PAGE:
I hope this answers your question.

Best regards,
The COPD Coach

Ask the Expert is aimed at providing information for individuals with COPD to take to your doctor, and is not in any way intended to be medical advice. If you would like to submit a question to the Coaches Corner email us at coachescorner@copdfoundation.org. We would love to hear your questions and comments. You can address your emails to any of the following: COPD Coach, Caregiver Coach, COPD Doctor or COPD RT.


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  • I too am a top breather or mouth breather. Due to a flat diaphram. I have had very severe COPD for years now. I've been going to pulmonary rehab for 3 years and it's helped with baby steps. Recently joined a gym to build up muscle and prevent excessive bone loss.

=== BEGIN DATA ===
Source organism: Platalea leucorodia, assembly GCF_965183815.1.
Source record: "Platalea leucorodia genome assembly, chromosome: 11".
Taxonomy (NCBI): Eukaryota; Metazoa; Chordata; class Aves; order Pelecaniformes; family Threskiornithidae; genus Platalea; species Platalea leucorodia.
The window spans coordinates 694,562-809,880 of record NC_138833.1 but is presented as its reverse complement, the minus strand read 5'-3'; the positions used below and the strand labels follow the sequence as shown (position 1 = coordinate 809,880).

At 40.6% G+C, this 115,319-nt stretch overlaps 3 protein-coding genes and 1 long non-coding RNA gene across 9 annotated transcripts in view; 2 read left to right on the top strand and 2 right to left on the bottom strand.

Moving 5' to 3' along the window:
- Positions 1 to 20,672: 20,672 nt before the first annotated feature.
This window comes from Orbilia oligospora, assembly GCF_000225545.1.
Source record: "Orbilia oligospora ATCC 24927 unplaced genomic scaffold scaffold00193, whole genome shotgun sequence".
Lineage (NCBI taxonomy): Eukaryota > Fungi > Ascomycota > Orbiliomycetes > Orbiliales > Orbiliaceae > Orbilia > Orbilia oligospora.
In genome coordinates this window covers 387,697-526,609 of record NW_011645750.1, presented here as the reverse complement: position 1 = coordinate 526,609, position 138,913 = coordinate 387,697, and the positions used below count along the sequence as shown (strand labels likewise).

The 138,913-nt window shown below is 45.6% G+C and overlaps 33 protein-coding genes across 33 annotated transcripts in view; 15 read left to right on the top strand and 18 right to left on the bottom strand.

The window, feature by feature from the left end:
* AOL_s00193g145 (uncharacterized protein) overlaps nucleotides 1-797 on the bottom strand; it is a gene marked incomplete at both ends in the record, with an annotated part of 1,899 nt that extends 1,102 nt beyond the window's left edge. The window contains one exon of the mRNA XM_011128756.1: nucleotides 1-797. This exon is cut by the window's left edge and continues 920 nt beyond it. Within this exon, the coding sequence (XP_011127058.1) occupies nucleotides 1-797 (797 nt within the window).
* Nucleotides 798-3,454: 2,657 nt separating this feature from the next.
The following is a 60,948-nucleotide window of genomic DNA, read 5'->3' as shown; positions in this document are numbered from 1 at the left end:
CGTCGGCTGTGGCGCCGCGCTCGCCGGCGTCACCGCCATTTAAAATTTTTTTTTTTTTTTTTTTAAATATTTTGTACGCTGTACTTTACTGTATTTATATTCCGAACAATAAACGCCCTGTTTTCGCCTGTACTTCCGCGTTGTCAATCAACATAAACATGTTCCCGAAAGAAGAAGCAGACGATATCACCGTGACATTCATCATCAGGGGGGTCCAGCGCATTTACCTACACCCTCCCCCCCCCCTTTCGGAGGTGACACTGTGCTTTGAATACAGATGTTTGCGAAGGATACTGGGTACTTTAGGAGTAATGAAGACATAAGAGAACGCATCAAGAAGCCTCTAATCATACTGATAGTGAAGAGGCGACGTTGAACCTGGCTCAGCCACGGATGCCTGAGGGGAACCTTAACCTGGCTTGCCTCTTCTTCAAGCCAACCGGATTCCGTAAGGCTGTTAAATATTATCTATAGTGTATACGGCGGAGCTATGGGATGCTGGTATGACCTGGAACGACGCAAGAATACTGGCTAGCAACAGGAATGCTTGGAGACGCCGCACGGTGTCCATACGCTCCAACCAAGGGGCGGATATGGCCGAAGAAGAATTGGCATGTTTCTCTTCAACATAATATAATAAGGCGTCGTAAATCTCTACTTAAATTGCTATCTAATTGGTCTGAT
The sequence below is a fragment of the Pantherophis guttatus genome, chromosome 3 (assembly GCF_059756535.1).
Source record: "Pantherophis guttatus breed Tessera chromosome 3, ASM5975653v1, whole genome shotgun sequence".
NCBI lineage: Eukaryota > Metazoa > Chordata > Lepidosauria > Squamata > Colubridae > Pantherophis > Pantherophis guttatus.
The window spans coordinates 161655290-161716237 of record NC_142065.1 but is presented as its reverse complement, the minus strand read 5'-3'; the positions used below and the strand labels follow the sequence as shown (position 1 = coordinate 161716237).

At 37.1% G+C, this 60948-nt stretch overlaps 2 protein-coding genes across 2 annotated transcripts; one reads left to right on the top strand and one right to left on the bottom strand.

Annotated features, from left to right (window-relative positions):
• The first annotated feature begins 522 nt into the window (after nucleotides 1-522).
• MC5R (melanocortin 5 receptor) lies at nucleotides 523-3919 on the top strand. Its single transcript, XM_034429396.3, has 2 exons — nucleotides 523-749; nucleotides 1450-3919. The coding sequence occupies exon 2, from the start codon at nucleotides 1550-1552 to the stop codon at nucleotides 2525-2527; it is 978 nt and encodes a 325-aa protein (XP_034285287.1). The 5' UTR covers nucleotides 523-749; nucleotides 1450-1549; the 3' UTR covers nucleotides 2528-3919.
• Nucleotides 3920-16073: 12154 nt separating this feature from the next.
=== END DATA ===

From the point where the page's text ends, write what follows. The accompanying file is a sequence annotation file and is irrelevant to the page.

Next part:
My CO2 levels in my blood have always registered high. My doctor told me nothing could be done about this due to my condition. Well guess what? After a month at a gym, utilized their equiptment and purse lip breathing my CO2 levels are within normal range. Plus benefiting all the other pre diabetes conditions. Moving to sea level has also helped.
    Just wanted some to know that it does work. You have to work it though. In the beginning I could not even walk while talking. I am doing so much better and just wanted to share my excitement about the progress. Keep on keeping on and you too can do better. Don't ever let anybody tell you that you can't. good luck I am on oxygen 24/7 and carry it around in a backpack so I can pretty much go wherever I want. The portables do not put out enough air for me so I have to use a cannister.